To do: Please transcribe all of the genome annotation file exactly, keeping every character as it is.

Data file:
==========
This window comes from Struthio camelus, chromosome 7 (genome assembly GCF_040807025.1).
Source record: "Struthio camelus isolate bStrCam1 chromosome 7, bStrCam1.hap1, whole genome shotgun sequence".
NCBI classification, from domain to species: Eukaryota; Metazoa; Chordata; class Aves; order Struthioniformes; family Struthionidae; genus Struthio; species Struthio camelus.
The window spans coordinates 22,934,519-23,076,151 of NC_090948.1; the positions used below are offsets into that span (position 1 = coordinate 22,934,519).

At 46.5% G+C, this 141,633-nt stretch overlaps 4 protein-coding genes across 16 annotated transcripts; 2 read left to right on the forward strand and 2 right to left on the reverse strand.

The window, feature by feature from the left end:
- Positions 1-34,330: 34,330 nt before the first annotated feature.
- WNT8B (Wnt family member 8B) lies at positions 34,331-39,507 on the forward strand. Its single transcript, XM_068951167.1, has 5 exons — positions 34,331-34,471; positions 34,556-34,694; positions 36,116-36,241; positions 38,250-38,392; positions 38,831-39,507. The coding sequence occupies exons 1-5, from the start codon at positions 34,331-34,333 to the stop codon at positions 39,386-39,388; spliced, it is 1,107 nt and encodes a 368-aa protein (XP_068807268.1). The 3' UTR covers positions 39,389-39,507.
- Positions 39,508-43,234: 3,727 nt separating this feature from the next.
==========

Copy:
This window comes from Struthio camelus, chromosome 7 (genome assembly GCF_040807025.1).
Source record: "Struthio camelus isolate bStrCam1 chromosome 7, bStrCam1.hap1, whole genome shotgun sequence".
NCBI classification, from domain to species: Eukaryota; Metazoa; Chordata; class Aves; order Struthioniformes; family Struthionidae; genus Struthio; species Struthio camelus.
The window spans coordinates 22,934,519-23,076,151 of NC_090948.1; the positions used below are offsets into that span (position 1 = coordinate 22,934,519).

At 46.5% G+C, this 141,633-nt stretch overlaps 4 protein-coding genes across 16 annotated transcripts; 2 read left to right on the forward strand and 2 right to left on the reverse strand.

The window, feature by feature from the left end:
- Positions 1-34,330: 34,330 nt before the first annotated feature.
- WNT8B (Wnt family member 8B) lies at positions 34,331-39,507 on the forward strand. Its single transcript, XM_068951167.1, has 5 exons — positions 34,331-34,471; positions 34,556-34,694; positions 36,116-36,241; positions 38,250-38,392; positions 38,831-39,507. The coding sequence occupies exons 1-5, from the start codon at positions 34,331-34,333 to the stop codon at positions 39,386-39,388; spliced, it is 1,107 nt and encodes a 368-aa protein (XP_068807268.1). The 3' UTR covers positions 39,389-39,507.
- Positions 39,508-43,234: 3,727 nt separating this feature from the next.